18. Who, differences in who engages in pro social behavior) religious differences: more likely to help in situations where...
    It makes them look good to themselves or others
  19. Who, differences in who engages in pro social behavior) religious differences: Not more likely to help in...
    Private situations where no one will know
  20. Who, differences in who engages in pro social behavior) religious differences: do they feel more empathy?
    Do not feel more empathy toward others but will help more when it is in their best interest to do so
  21. Who, differences in who engages in pro social behavior) effect of mood results
    • Most of the people that found the dime helpedĀ  while the people that did not find one did not help much at all
    • *84% to 4%
    • **feel good do good
  22. Who, differences in who engages in pro social behavior) 3 reasons for the feel good do good effect
    1. good mood > looking on there bright side, optimistic > give others benefit of the doubt > help

    2. Prolongs our good mood and not helping kills the mood

    3. Good mood > pay more attention to ourselves > increases behavior that aligns with our values and ideals
  23. Who, differences in who engages in pro social behavior) effect of mood: feeling guilty (3)
    -good deeds cancel out bad deeds

    -engage in helping behavior to reduce guilt

    -donation pre/post confession
  24. Who, differences in who engages in pro social behavior) effect of mood: feeling sad
    • Sadness also lead to an increase in helping
    • *people are motivated to make them selves feel better
  25. When, situational determinants of pro social behaviors ) environment: urban overload hypothesis
    People living in cities are constantly exposed t stimulation so in order to avoid being overwhelmed by it they keep to themselves
  26. When, situational determinants of pro social behaviors ) residential mobility
    People are more likely to help others that have been in group/community longer than those that are constantly moving around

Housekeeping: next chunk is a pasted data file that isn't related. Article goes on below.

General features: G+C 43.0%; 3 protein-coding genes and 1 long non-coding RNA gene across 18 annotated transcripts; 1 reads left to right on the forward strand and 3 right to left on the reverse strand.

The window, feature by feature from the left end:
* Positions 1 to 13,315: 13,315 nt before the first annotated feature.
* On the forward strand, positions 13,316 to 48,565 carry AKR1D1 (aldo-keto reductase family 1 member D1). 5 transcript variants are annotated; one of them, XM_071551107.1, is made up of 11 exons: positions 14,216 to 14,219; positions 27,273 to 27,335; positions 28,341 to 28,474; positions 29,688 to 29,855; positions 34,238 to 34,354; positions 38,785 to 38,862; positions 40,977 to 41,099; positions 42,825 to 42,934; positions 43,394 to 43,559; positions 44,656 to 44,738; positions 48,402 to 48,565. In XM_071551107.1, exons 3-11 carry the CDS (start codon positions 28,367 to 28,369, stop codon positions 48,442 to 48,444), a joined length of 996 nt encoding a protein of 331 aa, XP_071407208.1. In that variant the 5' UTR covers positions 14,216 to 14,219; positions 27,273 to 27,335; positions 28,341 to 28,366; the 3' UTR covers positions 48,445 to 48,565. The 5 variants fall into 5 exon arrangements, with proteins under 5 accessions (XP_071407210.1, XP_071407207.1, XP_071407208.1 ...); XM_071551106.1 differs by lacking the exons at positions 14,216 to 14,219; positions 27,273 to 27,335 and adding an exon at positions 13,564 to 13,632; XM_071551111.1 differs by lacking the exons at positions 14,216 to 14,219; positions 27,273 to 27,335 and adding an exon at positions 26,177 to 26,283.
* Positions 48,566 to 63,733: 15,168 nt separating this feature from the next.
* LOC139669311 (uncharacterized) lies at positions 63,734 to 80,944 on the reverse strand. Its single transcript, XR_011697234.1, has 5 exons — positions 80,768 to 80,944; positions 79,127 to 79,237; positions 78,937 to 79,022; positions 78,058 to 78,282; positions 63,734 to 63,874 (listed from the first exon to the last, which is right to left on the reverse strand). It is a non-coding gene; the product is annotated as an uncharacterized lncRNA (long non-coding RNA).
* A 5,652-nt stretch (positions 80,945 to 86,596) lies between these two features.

27. Bystander effect
    Greater the number of bystanders who witness an emergency the less likely any one of them is to help the victim
  28. When, situational determinants of pro social behaviors ) what is pluralistic ignorance?
    • When people believe that others are interpreting a situation an certain away when in fact they are not
    • *rape happening, maybe they are a couple playing around
  29. Pluralistic ignorance results
    75% people alone reported the smoke filling in a room while 38% of people in groups of 3 reported the smoke
  30. When, situational determinants of pro social behaviors ) why do bystander effect occur?: diffusion of responsibility
    Each individual bystanders sense of responsibility to help decreases as the number of witnesses increases
  31. When, situational determinants of pro social behaviors ) nature of relationships: communal relationships (2)
    -primary concern is welfare of others

    -wants to satisfy needs of other
  32. When, situational determinants of pro social behaviors ) nature of relationship: exchange relationships
    Primary concern is equity
  33. When, situational determinants of pro social behaviors ) effect of media: summary on video games pro social and neutral
    When participants played lemmings, pro-social videogame, they were more likely to help out then people who played a neutral game like Tetris or violent game
  34. When, situational determinants of pro social behaviors ) effect of media: summary of song results
    When someone listens to a song that promotes certain lyrics they will be influenced by it such as love songs or pro social songs or violent songs